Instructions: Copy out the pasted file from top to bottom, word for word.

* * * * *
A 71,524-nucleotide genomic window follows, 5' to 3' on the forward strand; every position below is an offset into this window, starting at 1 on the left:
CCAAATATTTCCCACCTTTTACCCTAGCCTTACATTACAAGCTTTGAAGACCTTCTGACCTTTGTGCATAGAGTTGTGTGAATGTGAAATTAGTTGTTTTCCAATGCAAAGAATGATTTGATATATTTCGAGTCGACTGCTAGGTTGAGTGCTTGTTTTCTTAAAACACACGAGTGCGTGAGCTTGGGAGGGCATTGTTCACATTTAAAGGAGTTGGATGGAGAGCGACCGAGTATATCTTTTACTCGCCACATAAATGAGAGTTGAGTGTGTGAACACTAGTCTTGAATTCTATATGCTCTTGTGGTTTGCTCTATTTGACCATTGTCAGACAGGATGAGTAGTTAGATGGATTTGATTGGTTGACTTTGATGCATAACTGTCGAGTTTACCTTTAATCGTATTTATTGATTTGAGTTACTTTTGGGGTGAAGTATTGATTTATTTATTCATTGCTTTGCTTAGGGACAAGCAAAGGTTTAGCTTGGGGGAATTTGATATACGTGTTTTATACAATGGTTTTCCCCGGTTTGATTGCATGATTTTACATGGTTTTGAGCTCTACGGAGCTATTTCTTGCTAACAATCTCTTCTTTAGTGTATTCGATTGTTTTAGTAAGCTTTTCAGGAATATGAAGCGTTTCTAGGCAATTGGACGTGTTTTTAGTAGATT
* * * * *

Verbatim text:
A 71,524-nucleotide genomic window follows, 5' to 3' on the forward strand; every position below is an offset into this window, starting at 1 on the left:
CCAAATATTTCCCACCTTTTACCCTAGCCTTACATTACAAGCTTTGAAGACCTTCTGACCTTTGTGCATAGAGTTGTGTGAATGTGAAATTAGTTGTTTTCCAATGCAAAGAATGATTTGATATATTTCGAGTCGACTGCTAGGTTGAGTGCTTGTTTTCTTAAAACACACGAGTGCGTGAGCTTGGGAGGGCATTGTTCACATTTAAAGGAGTTGGATGGAGAGCGACCGAGTATATCTTTTACTCGCCACATAAATGAGAGTTGAGTGTGTGAACACTAGTCTTGAATTCTATATGCTCTTGTGGTTTGCTCTATTTGACCATTGTCAGACAGGATGAGTAGTTAGATGGATTTGATTGGTTGACTTTGATGCATAACTGTCGAGTTTACCTTTAATCGTATTTATTGATTTGAGTTACTTTTGGGGTGAAGTATTGATTTATTTATTCATTGCTTTGCTTAGGGACAAGCAAAGGTTTAGCTTGGGGGAATTTGATATACGTGTTTTATACAATGGTTTTCCCCGGTTTGATTGCATGATTTTACATGGTTTTGAGCTCTACGGAGCTATTTCTTGCTAACAATCTCTTCTTTAGTGTATTCGATTGTTTTAGTAAGCTTTTCAGGAATATGAAGCGTTTCTAGGCAATTGGACGTGTTTTTAGTAGATT